The traditional third party of British politics is the Liberal Democrats, who have spent the last five years as the Conservatives' junior partners in government and, in the process, have completely destroyed any wider popularity they might once have had. The polls have them losing about half their seats, which could well render them largely irrelevant when it comes to hammering out a governing coalition. But on they soldier, bright-eyed and hopeful in the face of the coming apocalypse.

On they soldier, bright-eyed and hopeful in the face of the coming apocalypse

They, too, promise to "Give football fans a greater say in how their clubs are run by encouraging the reform of football governance rules to promote engagement between clubs and supporters." There's a difference between "encouraging" and "legislating," and the Premier League have never seemed the most open-to-encouragement body in the world. The Lib Dems also undertake to place on homophobic chanting on an equal par with racist chanting in the eyes of the law, which makes sense.

Most interesting, perhaps, is that the Libs are the only party to mention safe standing. Since 1994, and in line with the recommendations of the Taylor Report that followed the Hillsborough disaster, football grounds in the top two divisions have had to be all-seater. Stewards vigorously police this rule, and season tickets can be removed for "persistent standing." This has remained the case despite standing being prevalent throughout other European leagues and the recent development of various "safe standing" solutions, all of which break up the traditional terrace ziggurat to prevent any crush.

Safe standing is one of those rare policies that finds popularity at both the corporate and supporter level: it should, in theory, mean a better atmosphere, with more tickets available for lower prices. A recent survey found near-unanimous support among fans for the introduction of safe standing, and 19 of the 20 Premier League clubs have indicated that they would be amenable to the idea, while the current government agreed in 2014 to look at the possibility of safe standing in the Championship.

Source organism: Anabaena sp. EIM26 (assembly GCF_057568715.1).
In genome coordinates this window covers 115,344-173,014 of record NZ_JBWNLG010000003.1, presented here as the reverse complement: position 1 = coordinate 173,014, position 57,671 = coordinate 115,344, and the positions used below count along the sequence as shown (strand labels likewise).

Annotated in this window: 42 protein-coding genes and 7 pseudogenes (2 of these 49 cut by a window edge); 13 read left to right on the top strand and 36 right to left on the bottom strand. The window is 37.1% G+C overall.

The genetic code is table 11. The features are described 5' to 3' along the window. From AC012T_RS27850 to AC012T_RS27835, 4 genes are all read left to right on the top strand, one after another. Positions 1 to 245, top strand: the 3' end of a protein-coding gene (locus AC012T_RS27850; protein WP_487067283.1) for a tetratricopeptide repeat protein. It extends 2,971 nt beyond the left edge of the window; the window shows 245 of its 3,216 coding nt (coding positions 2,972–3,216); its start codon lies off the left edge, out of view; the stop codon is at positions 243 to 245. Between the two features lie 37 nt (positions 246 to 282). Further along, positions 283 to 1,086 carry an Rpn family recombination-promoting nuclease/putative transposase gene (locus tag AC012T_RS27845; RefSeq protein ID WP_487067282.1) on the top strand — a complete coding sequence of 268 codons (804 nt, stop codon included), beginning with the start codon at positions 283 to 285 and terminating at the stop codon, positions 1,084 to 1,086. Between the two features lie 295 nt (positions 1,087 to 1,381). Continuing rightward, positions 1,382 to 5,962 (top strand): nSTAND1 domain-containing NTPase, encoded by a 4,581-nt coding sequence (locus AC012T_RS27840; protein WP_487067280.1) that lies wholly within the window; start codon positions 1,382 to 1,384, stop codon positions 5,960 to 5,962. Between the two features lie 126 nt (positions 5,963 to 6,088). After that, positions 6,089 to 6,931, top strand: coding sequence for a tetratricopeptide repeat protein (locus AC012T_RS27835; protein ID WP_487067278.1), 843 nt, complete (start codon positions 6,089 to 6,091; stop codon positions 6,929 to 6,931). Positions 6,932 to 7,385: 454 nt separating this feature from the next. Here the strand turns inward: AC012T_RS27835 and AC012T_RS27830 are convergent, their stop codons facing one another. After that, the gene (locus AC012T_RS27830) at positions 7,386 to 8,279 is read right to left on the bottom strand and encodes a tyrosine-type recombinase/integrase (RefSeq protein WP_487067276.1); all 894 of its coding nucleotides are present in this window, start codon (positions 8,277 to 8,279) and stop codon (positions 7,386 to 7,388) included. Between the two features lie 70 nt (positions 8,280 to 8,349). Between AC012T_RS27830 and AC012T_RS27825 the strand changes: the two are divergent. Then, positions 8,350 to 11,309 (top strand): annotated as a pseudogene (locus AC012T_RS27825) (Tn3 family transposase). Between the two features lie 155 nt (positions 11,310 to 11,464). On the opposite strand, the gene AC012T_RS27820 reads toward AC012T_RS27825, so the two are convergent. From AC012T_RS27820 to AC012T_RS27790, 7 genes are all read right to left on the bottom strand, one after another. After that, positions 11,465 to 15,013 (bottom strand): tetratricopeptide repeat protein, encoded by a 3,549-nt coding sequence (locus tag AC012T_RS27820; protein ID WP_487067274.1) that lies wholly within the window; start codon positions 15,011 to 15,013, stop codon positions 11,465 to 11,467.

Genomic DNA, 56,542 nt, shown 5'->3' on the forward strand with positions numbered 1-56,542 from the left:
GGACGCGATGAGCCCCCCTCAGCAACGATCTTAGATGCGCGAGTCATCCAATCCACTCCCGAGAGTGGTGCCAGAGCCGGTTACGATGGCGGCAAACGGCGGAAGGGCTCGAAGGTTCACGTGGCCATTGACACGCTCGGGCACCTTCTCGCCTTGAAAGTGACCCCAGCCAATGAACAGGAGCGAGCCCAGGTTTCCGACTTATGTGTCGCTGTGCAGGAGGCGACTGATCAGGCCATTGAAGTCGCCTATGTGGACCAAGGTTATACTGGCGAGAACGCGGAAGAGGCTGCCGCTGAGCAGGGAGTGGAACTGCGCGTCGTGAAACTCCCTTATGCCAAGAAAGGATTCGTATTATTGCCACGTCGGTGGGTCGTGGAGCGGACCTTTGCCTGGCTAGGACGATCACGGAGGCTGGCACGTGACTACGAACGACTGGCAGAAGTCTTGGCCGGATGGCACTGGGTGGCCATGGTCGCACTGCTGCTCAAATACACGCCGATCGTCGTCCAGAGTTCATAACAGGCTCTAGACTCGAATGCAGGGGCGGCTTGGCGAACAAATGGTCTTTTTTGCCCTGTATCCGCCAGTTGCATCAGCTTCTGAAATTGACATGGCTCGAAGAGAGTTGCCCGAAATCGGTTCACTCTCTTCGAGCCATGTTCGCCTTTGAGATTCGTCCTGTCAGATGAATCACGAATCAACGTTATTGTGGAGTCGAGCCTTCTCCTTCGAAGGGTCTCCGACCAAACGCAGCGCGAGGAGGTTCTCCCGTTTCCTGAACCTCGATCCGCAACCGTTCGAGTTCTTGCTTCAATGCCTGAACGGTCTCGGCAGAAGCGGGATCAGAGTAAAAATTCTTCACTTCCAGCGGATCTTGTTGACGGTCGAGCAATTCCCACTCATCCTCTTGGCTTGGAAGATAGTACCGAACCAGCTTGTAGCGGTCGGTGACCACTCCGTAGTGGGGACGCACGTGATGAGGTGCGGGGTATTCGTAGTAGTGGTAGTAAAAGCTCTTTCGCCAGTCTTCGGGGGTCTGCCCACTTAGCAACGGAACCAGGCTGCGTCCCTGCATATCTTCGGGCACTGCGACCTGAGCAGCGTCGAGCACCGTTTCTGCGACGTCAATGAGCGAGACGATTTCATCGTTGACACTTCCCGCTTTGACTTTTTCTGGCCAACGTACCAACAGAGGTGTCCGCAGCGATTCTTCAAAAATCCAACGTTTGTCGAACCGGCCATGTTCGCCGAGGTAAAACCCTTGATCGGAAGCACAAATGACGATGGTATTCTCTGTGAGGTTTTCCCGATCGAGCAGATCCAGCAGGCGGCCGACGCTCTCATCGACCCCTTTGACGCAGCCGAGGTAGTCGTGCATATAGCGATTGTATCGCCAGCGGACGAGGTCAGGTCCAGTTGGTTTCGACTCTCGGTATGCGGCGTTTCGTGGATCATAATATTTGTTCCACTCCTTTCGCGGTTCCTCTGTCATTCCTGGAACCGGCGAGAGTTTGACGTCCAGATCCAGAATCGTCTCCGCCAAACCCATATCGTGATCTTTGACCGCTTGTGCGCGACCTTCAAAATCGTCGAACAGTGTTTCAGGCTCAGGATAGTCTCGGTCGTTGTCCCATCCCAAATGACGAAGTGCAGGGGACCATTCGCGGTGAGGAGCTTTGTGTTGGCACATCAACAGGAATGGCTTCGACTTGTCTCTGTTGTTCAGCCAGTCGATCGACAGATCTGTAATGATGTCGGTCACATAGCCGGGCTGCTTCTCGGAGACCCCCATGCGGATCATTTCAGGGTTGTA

But if doom is coming for the Lib Dems, then the SNP, and their leader Nicola Sturgeon, are riding a wave of popularity. Last year, the people of Scotland voted on whether they should secede from the Union and become an independent country. 55 percent of those who voted, voted "No," but since then, the SNP — who were on the losing side of that argument — have devoured Labour north of the border. If their poll numbers hold, then they could end up with about 50 MPs — up from 6 — and so hold the balance of power in any Parliament. This is doing very funny things to the English press, who have spent the last week or so running stories like:

As a child, Scotland's First Minister Nicola Sturgeon is said to have devilishly hacked the hair from her sister's beloved doll.

Scotland, of course, is a proud football nation, one half of the first ever international fixture, and birthplace of the radical, game-breaking idea that sometimes it might be a good idea to pass the ball from one player to another. And the SNP were the architects of the controversial Offensive Behaviour at Football Act, brought in to address sectarian chanting at football games, which has been described by Labour as "a mess" and at least one sheriff as "mince."

So it's rather disappointing to report that when it comes to their manifesto (pdf), the election's likely kingmakers do not have anything to say about football. At all. We could, perhaps, interpret this as evidence that the SNP tacitly endorse the long-running conspiracy against Celtic and/or Rangers, which has limited Scotland's most put-upon club/most put-upon club to a mere 45 titles/54 titles. Any tabloid editors reading, you can have that for free. Alternatively, perhaps the SNP have simply decided that if they have nothing popular to say, it might be best to say nothing.

It remains to be seen what happens to these policies when the post-election horse-trading starts, and football, however central it might be to people's lives, isn't what moves them to the ballot box. And many of the concerns outlined by football's various pressure groups pass unaddressed, particularly the twin issues of a moribund Football Association and a noxious FIFA.

But at the same time, the fact that two of the major parties are happy to talk openly about increasing supporter involvement at boardroom level is an encouraging admission that the state of the national game is part of the conversation. And the fact that one is happy to go further and promise legislation to ensure it suggests that, whatever the vulnerability of a political promise, at the very least the noise from the fans is starting to have an effect.

If you're in the U.K. and you want to contact your electoral candidates directly to ask about their stance on football reform, you can do so through